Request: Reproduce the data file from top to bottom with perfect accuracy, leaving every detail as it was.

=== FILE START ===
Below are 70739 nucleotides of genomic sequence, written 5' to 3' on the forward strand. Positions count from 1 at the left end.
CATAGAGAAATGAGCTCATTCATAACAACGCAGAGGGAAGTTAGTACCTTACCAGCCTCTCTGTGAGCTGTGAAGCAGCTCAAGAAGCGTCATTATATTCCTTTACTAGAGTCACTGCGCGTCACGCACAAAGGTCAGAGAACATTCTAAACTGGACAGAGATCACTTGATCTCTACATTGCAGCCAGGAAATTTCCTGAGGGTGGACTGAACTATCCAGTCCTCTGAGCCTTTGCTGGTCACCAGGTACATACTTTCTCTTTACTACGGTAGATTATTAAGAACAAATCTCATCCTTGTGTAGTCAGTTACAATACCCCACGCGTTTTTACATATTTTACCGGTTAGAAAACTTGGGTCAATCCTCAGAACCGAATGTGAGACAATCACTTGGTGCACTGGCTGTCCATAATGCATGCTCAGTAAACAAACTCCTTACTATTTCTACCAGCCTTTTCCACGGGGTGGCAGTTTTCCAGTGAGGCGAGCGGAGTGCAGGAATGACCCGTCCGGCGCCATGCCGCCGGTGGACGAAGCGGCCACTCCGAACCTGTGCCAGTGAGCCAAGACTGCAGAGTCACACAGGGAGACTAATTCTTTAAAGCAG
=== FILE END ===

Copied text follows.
Below are 70739 nucleotides of genomic sequence, written 5' to 3' on the forward strand. Positions count from 1 at the left end.
CATAGAGAAATGAGCTCATTCATAACAACGCAGAGGGAAGTTAGTACCTTACCAGCCTCTCTGTGAGCTGTGAAGCAGCTCAAGAAGCGTCATTATATTCCTTTACTAGAGTCACTGCGCGTCACGCACAAAGGTCAGAGAACATTCTAAACTGGACAGAGATCACTTGATCTCTACATTGCAGCCAGGAAATTTCCTGAGGGTGGACTGAACTATCCAGTCCTCTGAGCCTTTGCTGGTCACCAGGTACATACTTTCTCTTTACTACGGTAGATTATTAAGAACAAATCTCATCCTTGTGTAGTCAGTTACAATACCCCACGCGTTTTTACATATTTTACCGGTTAGAAAACTTGGGTCAATCCTCAGAACCGAATGTGAGACAATCACTTGGTGCACTGGCTGTCCATAATGCATGCTCAGTAAACAAACTCCTTACTATTTCTACCAGCCTTTTCCACGGGGTGGCAGTTTTCCAGTGAGGCGAGCGGAGTGCAGGAATGACCCGTCCGGCGCCATGCCGCCGGTGGACGAAGCGGCCACTCCGAACCTGTGCCAGTGAGCCAAGACTGCAGAGTCACACAGGGAGACTAATTCTTTAAAGCAG